Department of Climate and Space Sciences and Engineering in the College of Engineering at the University of Michigan

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Rare geomagnetic storm strikes Earth

Posted: March 19, 2015

Rare geomagnetic storm strikes Earth

A coronal mass ejection hit the Earth’s magnetic field on March 17, 2015. The storm was the strongest geomagnetic storm of the current solar cycle, which began in 2008.

Assistant Research Scientist Shasha Zou states, “This is the largest geomagnetic storm we have seen in almost a decade! This storm has caused dramatic disturbances in Earth's ionosphere, which affected the performance of the Wide Area Augmentation System (WAAS) used to aid air navigation, in particular in Alaska, the northeastern part of the US and some regions of Canada.”

Auroras from the solar storm were visible from Michigan, Wisconsin, Minnesota and Alaska.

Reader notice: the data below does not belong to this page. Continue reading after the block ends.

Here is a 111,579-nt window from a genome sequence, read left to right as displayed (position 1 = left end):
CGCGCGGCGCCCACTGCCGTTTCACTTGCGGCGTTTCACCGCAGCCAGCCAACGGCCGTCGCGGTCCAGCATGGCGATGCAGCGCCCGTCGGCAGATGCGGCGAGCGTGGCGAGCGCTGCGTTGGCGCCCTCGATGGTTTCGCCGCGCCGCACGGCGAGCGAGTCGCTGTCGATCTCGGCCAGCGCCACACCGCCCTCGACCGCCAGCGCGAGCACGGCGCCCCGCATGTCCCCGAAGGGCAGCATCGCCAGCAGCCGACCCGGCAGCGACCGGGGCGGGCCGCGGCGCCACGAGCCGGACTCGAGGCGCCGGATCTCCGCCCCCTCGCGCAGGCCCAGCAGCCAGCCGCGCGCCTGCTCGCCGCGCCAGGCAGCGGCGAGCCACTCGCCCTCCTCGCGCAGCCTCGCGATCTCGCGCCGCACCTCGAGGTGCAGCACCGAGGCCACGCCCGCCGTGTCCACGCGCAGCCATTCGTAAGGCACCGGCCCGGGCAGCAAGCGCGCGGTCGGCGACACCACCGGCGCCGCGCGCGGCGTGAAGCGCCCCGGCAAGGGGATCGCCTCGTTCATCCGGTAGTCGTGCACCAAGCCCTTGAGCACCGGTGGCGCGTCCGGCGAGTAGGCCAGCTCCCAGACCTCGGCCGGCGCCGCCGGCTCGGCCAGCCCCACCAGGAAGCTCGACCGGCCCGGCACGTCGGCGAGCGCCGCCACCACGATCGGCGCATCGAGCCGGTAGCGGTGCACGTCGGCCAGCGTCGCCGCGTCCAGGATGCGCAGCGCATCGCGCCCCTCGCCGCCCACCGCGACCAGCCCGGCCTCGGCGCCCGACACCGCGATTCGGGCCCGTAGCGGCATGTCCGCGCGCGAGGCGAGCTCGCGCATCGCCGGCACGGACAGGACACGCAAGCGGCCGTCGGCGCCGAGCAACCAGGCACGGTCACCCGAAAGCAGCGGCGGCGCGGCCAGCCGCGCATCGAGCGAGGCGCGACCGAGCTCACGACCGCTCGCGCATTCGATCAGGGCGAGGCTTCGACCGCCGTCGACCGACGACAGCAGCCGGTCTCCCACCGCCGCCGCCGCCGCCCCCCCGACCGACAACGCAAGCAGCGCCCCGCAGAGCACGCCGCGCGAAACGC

Zou’s research interests include understanding the physical mechanisms that generate these auroras and other large-scale disturbances in the Earth's space environment.

“I have been particularly interested in using ground-based and space-borne observations to characterize how the ionosphere responds during geomagnetically disturbed times and to understand how those ionospheric disturbances that affect the navigation and communication systems are produced.”

This solar storm has been in the news on NBC and the Washington Post.

(Image: NASA)

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